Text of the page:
CFL learns that adding teams is the easy part


January 22, 1995|By KEN MURRAY

When the Canadian Football League conducts its board of governors meeting in Edmonton this week, owners are expected to give rubber-stamp approval to new, moneyed franchises in Birmingham, Ala., and Memphis, Tenn.

Then they will attempt to resolve more contentious problems in Ottawa, Las Vegas and Sacramento.

A year after the CFL waded through the perils of football politics in Baltimore to put a team in Maryland, the league finds itself knee-deep in an expansion quagmire of its own making.

The CFL needs new owners in Ottawa and Las Vegas and a new location for Sacramento's Gold Miners. The latter two are failed U.S. expansion teams. Ottawa is a crisis that unfolded after owner Bernie Glieberman bailed out of Ontario last February for the safe haven of Shreveport, La.

The score card of the CFL's most troubled franchises:

* Ottawa: Rough Riders fans thought Glieberman's brief, stormy reign was bad enough. Then they got Bruce Firestone. The man who brought the NHL Senators to Ottawa quickly antagonized those fans with price gouging. By the time the league removed Firestone, he had put his coaching staff on minimum wage -- $6.70 an hour in Canada -- and reportedly missed playoff and deferred salary payments.

The league issued an ultimatum to Ottawa: buy 15,000 season tickets and deliver $1.5 million in corporate sponsorship or else. As of last week, the long-suffering fans -- Ottawa hasn't had a winning team since 1979 -- had bought 12,200 season tickets and $1.2 million in sponsorships. Team president Phil Kershaw expects to reach his minimums by the Jan. 31 deadline.

Whether he can find a new owner is another problem. "We'll work something out," Kershaw says, optimistically.

No owner, no team in 1995.

* Las Vegas: The Posse has been shopped all over North America with no takers. Phil Johnson, a 40-year-old Los Angeles businessman who hopes to become the first black owner of a pro football team, may be the Posse's last gasp.

He wants to put the team in the L.A. Coliseum and hire a black coach, Ron Mims. Because the team sold stock at the outset, there are sticky points to be ironed out. Unless Johnson has a good iron, the team could fold.

* Sacramento: Fred Anderson said last October he was moving the Gold Miners, and they're still in limbo. Anderson is negotiating with Oakland, where Coliseum officials still believe in Santa Claus and Al Davis. That is to say, they still believe Davis will bring back the Raiders. Anderson has until Feb. 1 to convince them otherwise.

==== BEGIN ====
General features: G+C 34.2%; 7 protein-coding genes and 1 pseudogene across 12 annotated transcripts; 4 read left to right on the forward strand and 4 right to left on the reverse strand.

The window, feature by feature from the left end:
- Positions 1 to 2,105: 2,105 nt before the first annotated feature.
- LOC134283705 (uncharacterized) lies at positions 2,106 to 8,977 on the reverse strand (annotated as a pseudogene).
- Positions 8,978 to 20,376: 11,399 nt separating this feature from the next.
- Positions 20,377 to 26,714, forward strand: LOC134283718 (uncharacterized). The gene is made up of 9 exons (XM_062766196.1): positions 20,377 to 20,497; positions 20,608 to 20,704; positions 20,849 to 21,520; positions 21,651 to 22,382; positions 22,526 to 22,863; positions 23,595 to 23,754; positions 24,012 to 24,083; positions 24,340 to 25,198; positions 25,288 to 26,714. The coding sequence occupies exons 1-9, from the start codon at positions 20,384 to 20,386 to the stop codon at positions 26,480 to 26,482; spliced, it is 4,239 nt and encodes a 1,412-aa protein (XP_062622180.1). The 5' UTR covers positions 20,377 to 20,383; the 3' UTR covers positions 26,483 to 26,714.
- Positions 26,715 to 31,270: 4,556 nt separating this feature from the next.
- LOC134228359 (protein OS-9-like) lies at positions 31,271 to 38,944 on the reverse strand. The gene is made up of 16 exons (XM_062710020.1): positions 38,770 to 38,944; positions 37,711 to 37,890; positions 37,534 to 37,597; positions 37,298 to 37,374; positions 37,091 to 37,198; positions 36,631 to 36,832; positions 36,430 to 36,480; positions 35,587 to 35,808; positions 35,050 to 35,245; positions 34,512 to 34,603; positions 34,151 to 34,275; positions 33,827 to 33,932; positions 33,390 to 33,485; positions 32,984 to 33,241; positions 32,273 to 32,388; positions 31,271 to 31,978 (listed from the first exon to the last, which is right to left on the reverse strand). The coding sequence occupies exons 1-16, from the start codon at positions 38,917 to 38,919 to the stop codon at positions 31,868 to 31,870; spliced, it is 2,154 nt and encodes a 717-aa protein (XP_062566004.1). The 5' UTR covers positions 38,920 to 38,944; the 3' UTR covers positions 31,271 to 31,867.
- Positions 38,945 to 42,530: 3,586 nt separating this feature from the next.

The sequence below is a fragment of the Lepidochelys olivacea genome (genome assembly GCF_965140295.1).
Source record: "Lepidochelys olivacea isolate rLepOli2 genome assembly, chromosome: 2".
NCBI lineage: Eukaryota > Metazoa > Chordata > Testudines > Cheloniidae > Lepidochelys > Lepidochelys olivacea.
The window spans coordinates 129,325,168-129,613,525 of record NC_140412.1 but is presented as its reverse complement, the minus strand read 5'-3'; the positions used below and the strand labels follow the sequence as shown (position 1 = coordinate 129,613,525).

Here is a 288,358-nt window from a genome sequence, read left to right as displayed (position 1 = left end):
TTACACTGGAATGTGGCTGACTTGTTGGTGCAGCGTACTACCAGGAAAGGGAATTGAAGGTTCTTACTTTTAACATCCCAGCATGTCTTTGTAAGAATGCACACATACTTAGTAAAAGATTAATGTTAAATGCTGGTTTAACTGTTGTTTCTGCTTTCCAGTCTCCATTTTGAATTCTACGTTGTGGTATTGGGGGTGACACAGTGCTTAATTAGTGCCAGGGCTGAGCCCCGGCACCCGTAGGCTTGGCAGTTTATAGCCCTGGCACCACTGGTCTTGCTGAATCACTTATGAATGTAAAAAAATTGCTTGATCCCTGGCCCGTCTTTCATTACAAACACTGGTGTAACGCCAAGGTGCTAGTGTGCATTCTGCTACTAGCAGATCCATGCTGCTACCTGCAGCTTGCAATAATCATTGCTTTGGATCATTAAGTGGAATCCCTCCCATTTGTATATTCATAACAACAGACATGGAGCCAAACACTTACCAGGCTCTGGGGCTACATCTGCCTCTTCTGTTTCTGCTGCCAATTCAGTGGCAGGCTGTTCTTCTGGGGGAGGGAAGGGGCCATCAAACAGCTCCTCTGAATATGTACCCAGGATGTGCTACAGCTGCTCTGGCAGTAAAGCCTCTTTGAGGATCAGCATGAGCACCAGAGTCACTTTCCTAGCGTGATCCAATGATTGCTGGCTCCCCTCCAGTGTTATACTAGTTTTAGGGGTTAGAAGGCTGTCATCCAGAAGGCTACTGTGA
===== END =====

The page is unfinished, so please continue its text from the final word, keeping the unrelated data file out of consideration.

In the meantime, he should know that attendance in Oakland for the USFL Invaders decreased steadily -- from an average of 30,621 in 1983 to 22,877 in 1984 to 17,856 in 1985.

Ultimatums galore

In what appears to be the CFL's new marketing strategy, no less than four of the eight Canadian teams have sold season tickets by ultimatum this winter.

Hamilton had to reach 12,500 season tickets (with $1 million in corporate sponsorships) to keep its team. Calgary's Larry Ryckman said he would move the Stampeders unless fans bought 16,000 season tickets by January (they responded). Ottawa is on track to reach its minimums.

And the newest team to toss out an ultimatum is the Edmonton Eskimos, who want 15,000 season tickets sold by March or else. Only they haven't said what happens if the city comes up short.

Imagine if they'd won

Nearly two months after he was named most outstanding player in the Grey Cup, Baltimore cornerback Karl Anthony still is waiting for the Dodge Ram 1500 pickup truck that supposedly came with the award.

Now, Anthony is beginning to wonder if there's a truck in the works at all. CFL officials told him recently they couldn't locate that model in the Baltimore area. Anthony finds that hard to believe. "Every [Chrysler] dealership has one on the lot," he said.


Baltimore's Don Matthews is a lock to be named Coach of the Year at Thursday night's league banquet in Edmonton. . . . Quarterback Matt Dunigan, who becomes a free agent on Feb. 15, has sold his home in Winnipeg, another sign he's headed elsewhere -- probably to Shreveport. The Blue Bombers have looked at former Washington Redskin Rich Gannon and ex-Florida QB Terry Dean as replacements. . . . With Birmingham and Memphis in the East Division, the Bombers may be moved back to the West. . . . Doug Flutie signed a five-year personal services contract with Ryckman in Calgary -- at $1 million Canadian a year -- that figures to be the last of his career. . . . The Toronto Argonauts will close off their Level 500 seats at SkyDome for 1995, reducing capacity from 52,500 to 30,000. They averaged 16,841 at home last year.

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